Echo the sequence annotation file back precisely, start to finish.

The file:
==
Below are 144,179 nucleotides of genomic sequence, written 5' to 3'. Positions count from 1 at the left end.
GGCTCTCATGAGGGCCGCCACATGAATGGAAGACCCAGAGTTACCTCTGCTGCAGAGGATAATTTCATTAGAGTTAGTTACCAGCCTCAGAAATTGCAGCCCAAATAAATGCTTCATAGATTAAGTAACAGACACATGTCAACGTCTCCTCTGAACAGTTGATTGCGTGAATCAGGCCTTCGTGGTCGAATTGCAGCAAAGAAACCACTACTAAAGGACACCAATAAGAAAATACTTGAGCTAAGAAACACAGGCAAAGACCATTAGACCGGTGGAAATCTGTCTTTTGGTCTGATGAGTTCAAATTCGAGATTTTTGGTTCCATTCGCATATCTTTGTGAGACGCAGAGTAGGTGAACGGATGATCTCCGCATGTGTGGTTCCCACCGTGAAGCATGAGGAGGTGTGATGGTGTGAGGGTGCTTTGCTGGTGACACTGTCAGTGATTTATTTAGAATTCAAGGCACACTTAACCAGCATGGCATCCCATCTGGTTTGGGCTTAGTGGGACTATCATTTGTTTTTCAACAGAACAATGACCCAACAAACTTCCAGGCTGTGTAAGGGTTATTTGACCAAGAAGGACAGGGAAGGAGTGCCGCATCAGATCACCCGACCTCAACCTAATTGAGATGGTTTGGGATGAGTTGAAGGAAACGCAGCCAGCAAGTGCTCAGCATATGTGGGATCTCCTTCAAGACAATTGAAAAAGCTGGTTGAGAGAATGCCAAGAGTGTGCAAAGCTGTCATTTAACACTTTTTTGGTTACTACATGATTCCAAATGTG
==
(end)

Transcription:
Below are 144,179 nucleotides of genomic sequence, written 5' to 3'. Positions count from 1 at the left end.
GGCTCTCATGAGGGCCGCCACATGAATGGAAGACCCAGAGTTACCTCTGCTGCAGAGGATAATTTCATTAGAGTTAGTTACCAGCCTCAGAAATTGCAGCCCAAATAAATGCTTCATAGATTAAGTAACAGACACATGTCAACGTCTCCTCTGAACAGTTGATTGCGTGAATCAGGCCTTCGTGGTCGAATTGCAGCAAAGAAACCACTACTAAAGGACACCAATAAGAAAATACTTGAGCTAAGAAACACAGGCAAAGACCATTAGACCGGTGGAAATCTGTCTTTTGGTCTGATGAGTTCAAATTCGAGATTTTTGGTTCCATTCGCATATCTTTGTGAGACGCAGAGTAGGTGAACGGATGATCTCCGCATGTGTGGTTCCCACCGTGAAGCATGAGGAGGTGTGATGGTGTGAGGGTGCTTTGCTGGTGACACTGTCAGTGATTTATTTAGAATTCAAGGCACACTTAACCAGCATGGCATCCCATCTGGTTTGGGCTTAGTGGGACTATCATTTGTTTTTCAACAGAACAATGACCCAACAAACTTCCAGGCTGTGTAAGGGTTATTTGACCAAGAAGGACAGGGAAGGAGTGCCGCATCAGATCACCCGACCTCAACCTAATTGAGATGGTTTGGGATGAGTTGAAGGAAACGCAGCCAGCAAGTGCTCAGCATATGTGGGATCTCCTTCAAGACAATTGAAAAAGCTGGTTGAGAGAATGCCAAGAGTGTGCAAAGCTGTCATTTAACACTTTTTTGGTTACTACATGATTCCAAATGTG